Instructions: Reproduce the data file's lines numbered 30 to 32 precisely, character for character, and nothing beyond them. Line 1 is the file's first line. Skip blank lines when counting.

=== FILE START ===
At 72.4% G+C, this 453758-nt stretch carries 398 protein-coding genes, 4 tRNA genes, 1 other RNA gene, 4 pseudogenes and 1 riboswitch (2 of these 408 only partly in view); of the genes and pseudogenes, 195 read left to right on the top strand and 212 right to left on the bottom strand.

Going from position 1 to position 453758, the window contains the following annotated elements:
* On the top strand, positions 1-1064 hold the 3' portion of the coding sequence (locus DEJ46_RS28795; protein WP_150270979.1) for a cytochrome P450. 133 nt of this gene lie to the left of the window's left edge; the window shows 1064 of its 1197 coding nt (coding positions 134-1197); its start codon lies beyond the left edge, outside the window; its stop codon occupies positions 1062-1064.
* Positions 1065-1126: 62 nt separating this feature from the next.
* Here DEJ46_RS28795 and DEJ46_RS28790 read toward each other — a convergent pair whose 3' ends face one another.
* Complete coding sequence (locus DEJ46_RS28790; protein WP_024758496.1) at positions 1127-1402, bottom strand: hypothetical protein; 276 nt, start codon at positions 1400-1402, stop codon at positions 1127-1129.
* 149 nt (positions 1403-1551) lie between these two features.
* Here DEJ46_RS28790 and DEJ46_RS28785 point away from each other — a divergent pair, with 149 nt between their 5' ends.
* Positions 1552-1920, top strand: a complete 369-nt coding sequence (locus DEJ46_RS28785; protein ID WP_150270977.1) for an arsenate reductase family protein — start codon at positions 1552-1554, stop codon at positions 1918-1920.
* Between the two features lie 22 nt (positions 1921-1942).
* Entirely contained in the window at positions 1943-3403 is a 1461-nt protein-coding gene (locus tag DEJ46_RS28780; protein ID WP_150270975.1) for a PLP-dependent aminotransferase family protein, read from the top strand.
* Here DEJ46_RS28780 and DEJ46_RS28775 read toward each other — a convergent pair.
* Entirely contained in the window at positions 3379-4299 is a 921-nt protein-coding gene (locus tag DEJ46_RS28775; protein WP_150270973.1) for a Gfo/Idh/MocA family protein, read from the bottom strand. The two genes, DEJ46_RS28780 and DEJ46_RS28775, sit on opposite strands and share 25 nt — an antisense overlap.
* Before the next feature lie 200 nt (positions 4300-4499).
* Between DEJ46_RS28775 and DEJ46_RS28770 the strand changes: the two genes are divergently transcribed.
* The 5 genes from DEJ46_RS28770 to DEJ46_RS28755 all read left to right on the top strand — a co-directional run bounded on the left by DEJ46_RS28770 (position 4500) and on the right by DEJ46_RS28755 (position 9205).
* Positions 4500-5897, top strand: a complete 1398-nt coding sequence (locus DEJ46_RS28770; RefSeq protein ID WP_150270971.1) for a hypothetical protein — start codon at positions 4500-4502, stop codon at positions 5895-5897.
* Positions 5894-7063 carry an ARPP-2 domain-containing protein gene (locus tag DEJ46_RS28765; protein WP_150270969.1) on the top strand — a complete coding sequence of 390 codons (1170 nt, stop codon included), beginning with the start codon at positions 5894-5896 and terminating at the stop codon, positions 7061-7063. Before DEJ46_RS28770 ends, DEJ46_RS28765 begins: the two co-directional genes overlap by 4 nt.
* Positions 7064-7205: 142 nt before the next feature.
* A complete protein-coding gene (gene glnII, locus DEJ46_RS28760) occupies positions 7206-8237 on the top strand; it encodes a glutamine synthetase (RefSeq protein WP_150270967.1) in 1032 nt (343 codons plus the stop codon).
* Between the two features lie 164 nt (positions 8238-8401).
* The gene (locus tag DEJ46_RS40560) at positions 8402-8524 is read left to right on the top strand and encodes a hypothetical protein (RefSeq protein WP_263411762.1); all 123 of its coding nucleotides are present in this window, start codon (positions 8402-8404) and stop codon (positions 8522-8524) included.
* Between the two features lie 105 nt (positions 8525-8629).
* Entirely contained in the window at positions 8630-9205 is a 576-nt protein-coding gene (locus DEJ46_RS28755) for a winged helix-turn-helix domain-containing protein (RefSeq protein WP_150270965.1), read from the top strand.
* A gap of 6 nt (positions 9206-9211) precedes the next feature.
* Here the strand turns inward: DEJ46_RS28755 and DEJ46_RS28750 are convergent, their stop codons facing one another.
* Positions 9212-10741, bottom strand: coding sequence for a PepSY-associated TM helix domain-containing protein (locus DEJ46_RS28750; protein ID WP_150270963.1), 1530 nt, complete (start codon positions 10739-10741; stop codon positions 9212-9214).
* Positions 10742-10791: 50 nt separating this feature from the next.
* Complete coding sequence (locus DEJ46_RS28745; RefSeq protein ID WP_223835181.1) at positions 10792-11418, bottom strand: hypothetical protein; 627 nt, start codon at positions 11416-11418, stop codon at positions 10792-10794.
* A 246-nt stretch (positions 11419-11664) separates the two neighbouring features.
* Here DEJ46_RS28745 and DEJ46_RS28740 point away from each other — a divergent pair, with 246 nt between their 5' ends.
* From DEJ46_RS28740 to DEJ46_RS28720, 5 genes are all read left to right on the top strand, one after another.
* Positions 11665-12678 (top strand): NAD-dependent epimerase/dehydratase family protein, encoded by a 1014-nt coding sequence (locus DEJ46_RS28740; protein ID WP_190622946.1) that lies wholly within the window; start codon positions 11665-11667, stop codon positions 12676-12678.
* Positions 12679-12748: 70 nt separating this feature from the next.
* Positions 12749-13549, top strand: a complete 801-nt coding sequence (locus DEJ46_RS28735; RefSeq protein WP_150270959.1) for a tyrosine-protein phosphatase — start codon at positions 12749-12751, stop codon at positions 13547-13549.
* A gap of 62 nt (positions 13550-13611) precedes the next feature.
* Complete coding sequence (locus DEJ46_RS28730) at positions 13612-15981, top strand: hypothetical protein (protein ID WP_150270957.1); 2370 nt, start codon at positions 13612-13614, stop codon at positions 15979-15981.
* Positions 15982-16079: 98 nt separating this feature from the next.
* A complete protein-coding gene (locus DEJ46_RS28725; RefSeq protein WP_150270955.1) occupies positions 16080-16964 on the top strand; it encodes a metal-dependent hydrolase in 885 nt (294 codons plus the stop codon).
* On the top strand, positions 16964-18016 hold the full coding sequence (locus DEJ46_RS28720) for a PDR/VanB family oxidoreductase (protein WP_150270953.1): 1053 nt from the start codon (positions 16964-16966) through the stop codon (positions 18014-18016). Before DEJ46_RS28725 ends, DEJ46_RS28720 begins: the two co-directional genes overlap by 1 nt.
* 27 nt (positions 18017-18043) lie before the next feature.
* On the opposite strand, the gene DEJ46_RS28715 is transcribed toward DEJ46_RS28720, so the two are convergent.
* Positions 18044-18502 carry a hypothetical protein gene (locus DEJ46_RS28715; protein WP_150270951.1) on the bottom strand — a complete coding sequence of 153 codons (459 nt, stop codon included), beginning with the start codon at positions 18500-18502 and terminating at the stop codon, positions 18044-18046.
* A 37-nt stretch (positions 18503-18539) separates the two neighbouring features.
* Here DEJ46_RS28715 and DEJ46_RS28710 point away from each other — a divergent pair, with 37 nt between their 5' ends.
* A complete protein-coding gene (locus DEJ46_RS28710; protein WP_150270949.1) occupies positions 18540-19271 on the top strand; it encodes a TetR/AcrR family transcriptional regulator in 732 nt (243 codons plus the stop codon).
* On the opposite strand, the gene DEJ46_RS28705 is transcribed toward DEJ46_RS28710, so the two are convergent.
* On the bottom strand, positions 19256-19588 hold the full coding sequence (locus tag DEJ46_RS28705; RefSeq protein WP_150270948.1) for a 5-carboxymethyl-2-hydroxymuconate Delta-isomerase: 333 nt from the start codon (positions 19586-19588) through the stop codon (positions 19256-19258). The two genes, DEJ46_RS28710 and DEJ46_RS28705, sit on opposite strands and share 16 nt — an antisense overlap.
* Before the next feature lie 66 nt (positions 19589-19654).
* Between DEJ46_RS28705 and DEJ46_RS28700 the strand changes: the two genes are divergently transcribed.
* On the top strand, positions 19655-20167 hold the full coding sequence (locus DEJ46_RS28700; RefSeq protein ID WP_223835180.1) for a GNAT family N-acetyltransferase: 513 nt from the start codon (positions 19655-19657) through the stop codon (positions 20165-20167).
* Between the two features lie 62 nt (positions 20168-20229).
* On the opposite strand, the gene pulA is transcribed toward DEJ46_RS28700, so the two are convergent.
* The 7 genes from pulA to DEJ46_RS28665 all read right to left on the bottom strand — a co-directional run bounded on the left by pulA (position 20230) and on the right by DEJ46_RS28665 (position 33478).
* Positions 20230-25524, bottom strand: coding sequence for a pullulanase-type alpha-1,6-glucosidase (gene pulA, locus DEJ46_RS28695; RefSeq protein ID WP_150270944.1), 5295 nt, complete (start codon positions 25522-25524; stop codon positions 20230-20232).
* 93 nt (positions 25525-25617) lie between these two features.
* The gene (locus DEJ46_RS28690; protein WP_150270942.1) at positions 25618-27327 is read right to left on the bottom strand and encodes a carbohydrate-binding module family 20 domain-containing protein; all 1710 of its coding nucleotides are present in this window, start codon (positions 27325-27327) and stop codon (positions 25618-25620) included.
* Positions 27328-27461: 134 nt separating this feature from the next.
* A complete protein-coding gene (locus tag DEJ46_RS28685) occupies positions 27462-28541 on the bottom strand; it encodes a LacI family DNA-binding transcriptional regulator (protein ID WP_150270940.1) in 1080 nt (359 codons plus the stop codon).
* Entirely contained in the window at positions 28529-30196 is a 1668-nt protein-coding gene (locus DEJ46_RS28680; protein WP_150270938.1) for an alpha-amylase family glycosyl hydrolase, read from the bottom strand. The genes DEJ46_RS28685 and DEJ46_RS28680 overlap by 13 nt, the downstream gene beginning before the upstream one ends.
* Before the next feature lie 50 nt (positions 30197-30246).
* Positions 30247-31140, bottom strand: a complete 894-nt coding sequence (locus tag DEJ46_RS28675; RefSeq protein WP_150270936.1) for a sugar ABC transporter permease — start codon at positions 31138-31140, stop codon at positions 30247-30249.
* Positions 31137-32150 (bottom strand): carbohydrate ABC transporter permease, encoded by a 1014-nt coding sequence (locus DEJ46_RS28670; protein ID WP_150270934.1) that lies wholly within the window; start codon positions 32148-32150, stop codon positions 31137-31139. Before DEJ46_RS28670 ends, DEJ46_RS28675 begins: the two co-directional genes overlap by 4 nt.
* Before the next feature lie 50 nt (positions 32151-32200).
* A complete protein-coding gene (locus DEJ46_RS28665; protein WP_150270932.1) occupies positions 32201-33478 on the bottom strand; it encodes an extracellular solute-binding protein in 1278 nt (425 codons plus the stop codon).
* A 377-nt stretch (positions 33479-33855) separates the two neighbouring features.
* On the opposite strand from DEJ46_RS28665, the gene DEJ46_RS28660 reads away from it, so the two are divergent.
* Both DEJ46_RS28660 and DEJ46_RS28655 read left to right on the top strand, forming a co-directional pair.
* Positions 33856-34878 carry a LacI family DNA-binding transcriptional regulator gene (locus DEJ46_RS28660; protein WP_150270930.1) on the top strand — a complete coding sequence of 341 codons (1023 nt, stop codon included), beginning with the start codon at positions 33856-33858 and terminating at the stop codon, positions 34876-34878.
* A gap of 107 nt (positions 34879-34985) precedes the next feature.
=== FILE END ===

* A 246-nt stretch (positions 11419-11664) separates the two neighbouring features.
* Here DEJ46_RS28745 and DEJ46_RS28740 point away from each other — a divergent pair, with 246 nt between their 5' ends.
* From DEJ46_RS28740 to DEJ46_RS28720, 5 genes are all read left to right on the top strand, one after another.